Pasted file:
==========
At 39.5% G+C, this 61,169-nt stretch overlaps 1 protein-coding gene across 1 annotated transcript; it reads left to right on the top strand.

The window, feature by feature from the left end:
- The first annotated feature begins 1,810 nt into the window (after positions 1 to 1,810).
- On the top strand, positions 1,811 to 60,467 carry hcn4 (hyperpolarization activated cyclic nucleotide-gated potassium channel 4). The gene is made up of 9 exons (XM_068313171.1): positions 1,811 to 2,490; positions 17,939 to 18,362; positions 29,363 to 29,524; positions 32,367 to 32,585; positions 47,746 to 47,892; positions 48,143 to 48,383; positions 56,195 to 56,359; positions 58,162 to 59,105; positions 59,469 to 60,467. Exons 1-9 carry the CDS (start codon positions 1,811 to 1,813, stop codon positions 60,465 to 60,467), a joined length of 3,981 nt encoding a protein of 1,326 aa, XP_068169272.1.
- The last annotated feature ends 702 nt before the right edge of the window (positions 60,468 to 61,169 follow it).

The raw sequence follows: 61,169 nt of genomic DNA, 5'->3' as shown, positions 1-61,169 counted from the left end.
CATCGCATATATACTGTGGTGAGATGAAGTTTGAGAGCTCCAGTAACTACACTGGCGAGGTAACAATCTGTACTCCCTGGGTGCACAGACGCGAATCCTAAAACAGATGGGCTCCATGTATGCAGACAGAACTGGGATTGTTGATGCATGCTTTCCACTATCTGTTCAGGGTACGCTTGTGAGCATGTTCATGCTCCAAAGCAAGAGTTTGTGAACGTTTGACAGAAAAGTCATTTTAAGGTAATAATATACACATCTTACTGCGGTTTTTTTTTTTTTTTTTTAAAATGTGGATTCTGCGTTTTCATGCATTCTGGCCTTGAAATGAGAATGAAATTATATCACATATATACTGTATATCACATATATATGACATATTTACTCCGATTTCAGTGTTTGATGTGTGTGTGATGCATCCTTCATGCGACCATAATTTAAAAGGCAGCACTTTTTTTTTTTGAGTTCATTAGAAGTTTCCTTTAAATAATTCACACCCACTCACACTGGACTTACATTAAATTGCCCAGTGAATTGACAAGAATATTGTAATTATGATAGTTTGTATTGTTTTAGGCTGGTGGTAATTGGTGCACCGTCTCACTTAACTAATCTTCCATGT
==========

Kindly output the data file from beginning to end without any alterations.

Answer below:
At 39.5% G+C, this 61,169-nt stretch overlaps 1 protein-coding gene across 1 annotated transcript; it reads left to right on the top strand.

The window, feature by feature from the left end:
- The first annotated feature begins 1,810 nt into the window (after positions 1 to 1,810).
- On the top strand, positions 1,811 to 60,467 carry hcn4 (hyperpolarization activated cyclic nucleotide-gated potassium channel 4). The gene is made up of 9 exons (XM_068313171.1): positions 1,811 to 2,490; positions 17,939 to 18,362; positions 29,363 to 29,524; positions 32,367 to 32,585; positions 47,746 to 47,892; positions 48,143 to 48,383; positions 56,195 to 56,359; positions 58,162 to 59,105; positions 59,469 to 60,467. Exons 1-9 carry the CDS (start codon positions 1,811 to 1,813, stop codon positions 60,465 to 60,467), a joined length of 3,981 nt encoding a protein of 1,326 aa, XP_068169272.1.
- The last annotated feature ends 702 nt before the right edge of the window (positions 60,468 to 61,169 follow it).

The raw sequence follows: 61,169 nt of genomic DNA, 5'->3' as shown, positions 1-61,169 counted from the left end.
CATCGCATATATACTGTGGTGAGATGAAGTTTGAGAGCTCCAGTAACTACACTGGCGAGGTAACAATCTGTACTCCCTGGGTGCACAGACGCGAATCCTAAAACAGATGGGCTCCATGTATGCAGACAGAACTGGGATTGTTGATGCATGCTTTCCACTATCTGTTCAGGGTACGCTTGTGAGCATGTTCATGCTCCAAAGCAAGAGTTTGTGAACGTTTGACAGAAAAGTCATTTTAAGGTAATAATATACACATCTTACTGCGGTTTTTTTTTTTTTTTTTTAAAATGTGGATTCTGCGTTTTCATGCATTCTGGCCTTGAAATGAGAATGAAATTATATCACATATATACTGTATATCACATATATATGACATATTTACTCCGATTTCAGTGTTTGATGTGTGTGTGATGCATCCTTCATGCGACCATAATTTAAAAGGCAGCACTTTTTTTTTTTGAGTTCATTAGAAGTTTCCTTTAAATAATTCACACCCACTCACACTGGACTTACATTAAATTGCCCAGTGAATTGACAAGAATATTGTAATTATGATAGTTTGTATTGTTTTAGGCTGGTGGTAATTGGTGCACCGTCTCACTTAACTAATCTTCCATGT